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You’ve gone ashore from your yacht to buy bread at a tiny bakery on a small Caribbean island. Locals are setting up roadside stands with rum bottles, T-shirts and crafts that the normal volume of pedestrians doesn’t seem to warrant. Then, from behind a hill, a mammoth white hulk appears. Anchors splash, and big tenders hit the water. A half-hour later, bleachy tourists in floppy hats, black socks and Birkenstocks have overrun the place, buying drinks and beads and snatching up every croissant in the bakery.

It’s time to get back to the yacht.

The cruise ship industry tracks its origins to the 19th century, but it wasn’t until the latter years of the 20th century that the monstrosities we now recognize as cruise ships began to block out the sun. As the ships have grown in size and volume, so has the industry. The largest cruise ship in the world, Royal Caribbean’s 230,000-gross-ton Symphony of the Seas, was due to come online in March. She can reportedly carry 5,535 passengers. And for anyone who can’t book one of her cabins, at least a dozen more ships are scheduled to launch this year.

I’ve never been on board one, but I’ve seen them all over the world, often in places they really shouldn’t be: in the Venetian lagoon, at the dock in Key West, in pristine fjords in Alaska, and off tiny islands in the tropics. While the ships bring needed revenues to struggling locales, their mass and passenger load overwhelm the infrastructure, blight the scenery and spoil the charm.

Why, given the choice, wouldn’t people rather experience such places on a more human scale, say, aboard a charter yacht?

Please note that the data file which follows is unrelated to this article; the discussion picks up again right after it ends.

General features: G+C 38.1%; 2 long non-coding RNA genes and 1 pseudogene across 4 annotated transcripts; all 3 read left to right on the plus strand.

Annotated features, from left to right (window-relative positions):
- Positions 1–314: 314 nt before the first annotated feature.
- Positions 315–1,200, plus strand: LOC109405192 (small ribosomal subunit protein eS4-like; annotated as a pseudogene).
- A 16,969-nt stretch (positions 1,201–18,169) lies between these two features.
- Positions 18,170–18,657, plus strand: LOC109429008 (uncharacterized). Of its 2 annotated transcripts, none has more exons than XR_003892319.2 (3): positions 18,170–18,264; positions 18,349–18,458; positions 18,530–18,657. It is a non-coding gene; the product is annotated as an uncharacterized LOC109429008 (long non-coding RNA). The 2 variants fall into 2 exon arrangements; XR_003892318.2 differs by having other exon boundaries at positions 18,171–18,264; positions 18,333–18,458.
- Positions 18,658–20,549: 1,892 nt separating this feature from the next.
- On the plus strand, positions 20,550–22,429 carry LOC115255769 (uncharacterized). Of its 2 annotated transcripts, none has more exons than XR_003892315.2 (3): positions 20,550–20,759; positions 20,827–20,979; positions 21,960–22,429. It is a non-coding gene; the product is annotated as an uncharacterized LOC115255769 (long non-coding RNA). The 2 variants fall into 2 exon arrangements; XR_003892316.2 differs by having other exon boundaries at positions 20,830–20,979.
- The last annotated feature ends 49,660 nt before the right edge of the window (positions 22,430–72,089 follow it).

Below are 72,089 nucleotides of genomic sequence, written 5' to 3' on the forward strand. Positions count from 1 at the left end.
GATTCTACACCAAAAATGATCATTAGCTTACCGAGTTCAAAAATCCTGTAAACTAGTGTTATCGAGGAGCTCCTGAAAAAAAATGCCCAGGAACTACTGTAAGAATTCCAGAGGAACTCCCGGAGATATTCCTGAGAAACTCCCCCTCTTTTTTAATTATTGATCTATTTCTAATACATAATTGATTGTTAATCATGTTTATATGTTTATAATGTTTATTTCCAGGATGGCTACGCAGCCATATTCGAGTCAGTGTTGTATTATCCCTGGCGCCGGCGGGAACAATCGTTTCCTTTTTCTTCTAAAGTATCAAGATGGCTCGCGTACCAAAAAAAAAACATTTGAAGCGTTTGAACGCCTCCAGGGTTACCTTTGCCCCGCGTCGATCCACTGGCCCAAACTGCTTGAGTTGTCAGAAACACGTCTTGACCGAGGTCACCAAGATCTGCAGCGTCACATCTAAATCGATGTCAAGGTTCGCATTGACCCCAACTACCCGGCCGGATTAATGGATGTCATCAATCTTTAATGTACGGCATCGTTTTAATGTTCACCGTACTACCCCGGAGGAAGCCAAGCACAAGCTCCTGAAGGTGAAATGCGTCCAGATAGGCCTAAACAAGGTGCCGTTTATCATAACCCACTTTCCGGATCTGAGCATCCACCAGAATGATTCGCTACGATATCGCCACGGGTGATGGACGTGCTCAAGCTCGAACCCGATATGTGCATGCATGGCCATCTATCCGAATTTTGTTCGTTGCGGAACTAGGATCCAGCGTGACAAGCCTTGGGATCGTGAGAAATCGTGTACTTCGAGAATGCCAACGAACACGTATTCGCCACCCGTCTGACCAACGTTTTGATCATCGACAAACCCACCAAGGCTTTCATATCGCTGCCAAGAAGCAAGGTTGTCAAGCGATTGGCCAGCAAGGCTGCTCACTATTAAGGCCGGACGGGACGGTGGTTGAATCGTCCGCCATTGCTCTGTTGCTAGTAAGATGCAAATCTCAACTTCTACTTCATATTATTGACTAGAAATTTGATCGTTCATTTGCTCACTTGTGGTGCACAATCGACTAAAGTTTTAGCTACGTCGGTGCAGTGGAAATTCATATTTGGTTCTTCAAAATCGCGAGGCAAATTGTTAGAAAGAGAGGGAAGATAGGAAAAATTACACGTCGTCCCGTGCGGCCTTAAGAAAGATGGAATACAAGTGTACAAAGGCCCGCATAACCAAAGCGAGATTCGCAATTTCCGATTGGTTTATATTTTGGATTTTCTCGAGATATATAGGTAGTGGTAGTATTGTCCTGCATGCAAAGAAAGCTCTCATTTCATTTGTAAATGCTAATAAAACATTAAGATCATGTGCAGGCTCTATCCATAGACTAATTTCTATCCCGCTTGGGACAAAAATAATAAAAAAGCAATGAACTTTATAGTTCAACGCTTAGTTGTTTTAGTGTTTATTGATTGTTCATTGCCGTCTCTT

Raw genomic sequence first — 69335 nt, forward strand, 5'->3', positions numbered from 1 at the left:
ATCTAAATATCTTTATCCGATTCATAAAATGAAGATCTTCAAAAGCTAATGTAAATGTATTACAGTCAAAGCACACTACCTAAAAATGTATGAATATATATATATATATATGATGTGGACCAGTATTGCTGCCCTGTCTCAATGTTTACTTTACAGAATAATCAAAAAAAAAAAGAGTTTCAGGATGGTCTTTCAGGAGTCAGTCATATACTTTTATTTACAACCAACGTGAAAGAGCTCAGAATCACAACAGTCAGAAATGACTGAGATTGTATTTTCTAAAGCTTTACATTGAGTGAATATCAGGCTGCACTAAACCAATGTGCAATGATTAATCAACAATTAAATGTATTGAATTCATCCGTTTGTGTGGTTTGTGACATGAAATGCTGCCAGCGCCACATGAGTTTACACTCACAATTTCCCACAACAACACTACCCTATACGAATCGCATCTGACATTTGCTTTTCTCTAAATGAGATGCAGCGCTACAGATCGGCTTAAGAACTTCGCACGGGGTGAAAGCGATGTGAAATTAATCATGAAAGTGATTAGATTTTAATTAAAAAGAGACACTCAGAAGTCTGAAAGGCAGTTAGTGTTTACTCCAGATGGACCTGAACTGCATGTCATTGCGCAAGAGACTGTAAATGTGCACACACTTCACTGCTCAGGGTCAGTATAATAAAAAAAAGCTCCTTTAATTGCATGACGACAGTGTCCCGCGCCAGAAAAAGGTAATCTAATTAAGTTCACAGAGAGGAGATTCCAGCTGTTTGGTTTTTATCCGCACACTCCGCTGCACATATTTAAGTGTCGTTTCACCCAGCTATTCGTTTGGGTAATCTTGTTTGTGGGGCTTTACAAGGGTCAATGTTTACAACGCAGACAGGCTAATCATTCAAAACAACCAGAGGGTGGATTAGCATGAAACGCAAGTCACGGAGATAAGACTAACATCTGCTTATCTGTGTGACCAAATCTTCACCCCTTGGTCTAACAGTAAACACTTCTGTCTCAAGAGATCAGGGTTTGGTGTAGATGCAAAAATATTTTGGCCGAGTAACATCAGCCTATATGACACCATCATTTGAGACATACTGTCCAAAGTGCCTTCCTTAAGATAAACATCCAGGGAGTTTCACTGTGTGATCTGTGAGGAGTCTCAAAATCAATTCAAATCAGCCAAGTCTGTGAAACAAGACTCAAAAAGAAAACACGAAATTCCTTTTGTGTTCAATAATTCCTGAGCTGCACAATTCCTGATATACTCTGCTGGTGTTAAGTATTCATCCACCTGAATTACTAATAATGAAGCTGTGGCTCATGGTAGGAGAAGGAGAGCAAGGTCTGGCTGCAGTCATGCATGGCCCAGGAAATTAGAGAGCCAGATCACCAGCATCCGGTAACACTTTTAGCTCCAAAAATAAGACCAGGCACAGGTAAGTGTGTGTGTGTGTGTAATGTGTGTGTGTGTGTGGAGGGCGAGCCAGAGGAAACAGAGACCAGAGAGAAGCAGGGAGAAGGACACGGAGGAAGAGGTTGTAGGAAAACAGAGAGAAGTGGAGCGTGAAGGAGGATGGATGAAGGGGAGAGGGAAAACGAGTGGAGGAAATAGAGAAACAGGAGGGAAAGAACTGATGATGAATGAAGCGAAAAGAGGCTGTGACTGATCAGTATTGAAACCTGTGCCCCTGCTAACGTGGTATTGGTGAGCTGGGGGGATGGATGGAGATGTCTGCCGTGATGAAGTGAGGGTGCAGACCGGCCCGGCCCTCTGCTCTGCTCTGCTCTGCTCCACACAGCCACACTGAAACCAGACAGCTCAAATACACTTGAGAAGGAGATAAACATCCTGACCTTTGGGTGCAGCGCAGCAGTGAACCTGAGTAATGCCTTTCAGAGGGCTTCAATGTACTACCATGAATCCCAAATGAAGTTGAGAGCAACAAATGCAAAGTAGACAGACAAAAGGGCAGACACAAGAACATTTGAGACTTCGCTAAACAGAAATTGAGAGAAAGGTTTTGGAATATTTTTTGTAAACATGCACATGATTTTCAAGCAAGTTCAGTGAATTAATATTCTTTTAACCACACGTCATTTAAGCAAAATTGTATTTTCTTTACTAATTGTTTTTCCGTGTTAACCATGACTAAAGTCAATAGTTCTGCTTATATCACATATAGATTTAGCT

While cruise ships offer a staggering range of amenities—Symphony of the Seas has a laser tag studio, an ice rink, theaters, a climbing wall and water park features—they also have features that aren’t so appealing. Crowds of strangers join you on excursions. The itinerary is fixed, with the ship moving at night, leaving you unsure where you’re docked in the morning. There’s also the digestive bug that cruise passengers seem to get with alarming frequency.

Crewed charter yachts can’t compete on the laser tag and ice rinks (why would they want to?) but they have huge advantages over the “cities at sea.” While yachts may not have 17 restaurants, their menus are fully customizable with a private, four-star chef catering to any dietary need or desire. Charter itineraries are fully customizable as well, and can be relaxing or active in the most desirable places on the planet. If you prefer your beaches with no footprints, captains know where to take you. If you want nightlife, they’ll make the reservations and deliver you to the door. If you want shopping, you’re not stuck with the duty-free complex near the dock. And if you want to change the plan, no problem.

Executive Editor Andrew Parkinson recently enjoyed the sweet life aboard the 197-foot (60-meter) Abeking & Rasmussen Dream in and around St. Barths and Anguilla. On his charter, he ate like a king, played like a kid and got his chill on in a serious way. In fact, it took us a few days to revive him when he got back.

That’s what a seagoing vacation should be—and it should let you get the anchors up, fast, should a big, white monster appear around the point.